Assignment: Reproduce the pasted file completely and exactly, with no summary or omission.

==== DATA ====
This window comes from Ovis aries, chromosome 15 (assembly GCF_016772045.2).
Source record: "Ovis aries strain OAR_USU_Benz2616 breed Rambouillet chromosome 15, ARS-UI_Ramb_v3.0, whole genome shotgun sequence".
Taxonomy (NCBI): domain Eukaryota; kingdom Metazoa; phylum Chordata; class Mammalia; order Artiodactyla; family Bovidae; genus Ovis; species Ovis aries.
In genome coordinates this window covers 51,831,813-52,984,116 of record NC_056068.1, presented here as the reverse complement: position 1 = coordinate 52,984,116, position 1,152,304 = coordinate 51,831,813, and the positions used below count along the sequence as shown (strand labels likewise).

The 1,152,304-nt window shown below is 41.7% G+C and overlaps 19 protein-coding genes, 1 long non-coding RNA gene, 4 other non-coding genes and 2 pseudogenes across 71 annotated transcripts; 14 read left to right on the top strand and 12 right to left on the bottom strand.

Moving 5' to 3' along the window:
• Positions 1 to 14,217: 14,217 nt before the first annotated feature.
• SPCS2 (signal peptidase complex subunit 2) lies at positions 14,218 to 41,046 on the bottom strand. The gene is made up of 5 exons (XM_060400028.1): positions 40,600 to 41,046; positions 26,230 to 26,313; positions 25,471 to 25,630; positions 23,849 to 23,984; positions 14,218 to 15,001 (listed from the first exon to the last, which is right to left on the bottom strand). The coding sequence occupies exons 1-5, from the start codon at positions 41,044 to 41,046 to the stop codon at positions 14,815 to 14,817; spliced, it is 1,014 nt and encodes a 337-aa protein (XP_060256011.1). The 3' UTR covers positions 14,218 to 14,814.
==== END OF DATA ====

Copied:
This window comes from Ovis aries, chromosome 15 (assembly GCF_016772045.2).
Source record: "Ovis aries strain OAR_USU_Benz2616 breed Rambouillet chromosome 15, ARS-UI_Ramb_v3.0, whole genome shotgun sequence".
Taxonomy (NCBI): domain Eukaryota; kingdom Metazoa; phylum Chordata; class Mammalia; order Artiodactyla; family Bovidae; genus Ovis; species Ovis aries.
In genome coordinates this window covers 51,831,813-52,984,116 of record NC_056068.1, presented here as the reverse complement: position 1 = coordinate 52,984,116, position 1,152,304 = coordinate 51,831,813, and the positions used below count along the sequence as shown (strand labels likewise).

The 1,152,304-nt window shown below is 41.7% G+C and overlaps 19 protein-coding genes, 1 long non-coding RNA gene, 4 other non-coding genes and 2 pseudogenes across 71 annotated transcripts; 14 read left to right on the top strand and 12 right to left on the bottom strand.

Moving 5' to 3' along the window:
• Positions 1 to 14,217: 14,217 nt before the first annotated feature.
• SPCS2 (signal peptidase complex subunit 2) lies at positions 14,218 to 41,046 on the bottom strand. The gene is made up of 5 exons (XM_060400028.1): positions 40,600 to 41,046; positions 26,230 to 26,313; positions 25,471 to 25,630; positions 23,849 to 23,984; positions 14,218 to 15,001 (listed from the first exon to the last, which is right to left on the bottom strand). The coding sequence occupies exons 1-5, from the start codon at positions 41,044 to 41,046 to the stop codon at positions 14,815 to 14,817; spliced, it is 1,014 nt and encodes a 337-aa protein (XP_060256011.1). The 3' UTR covers positions 14,218 to 14,814.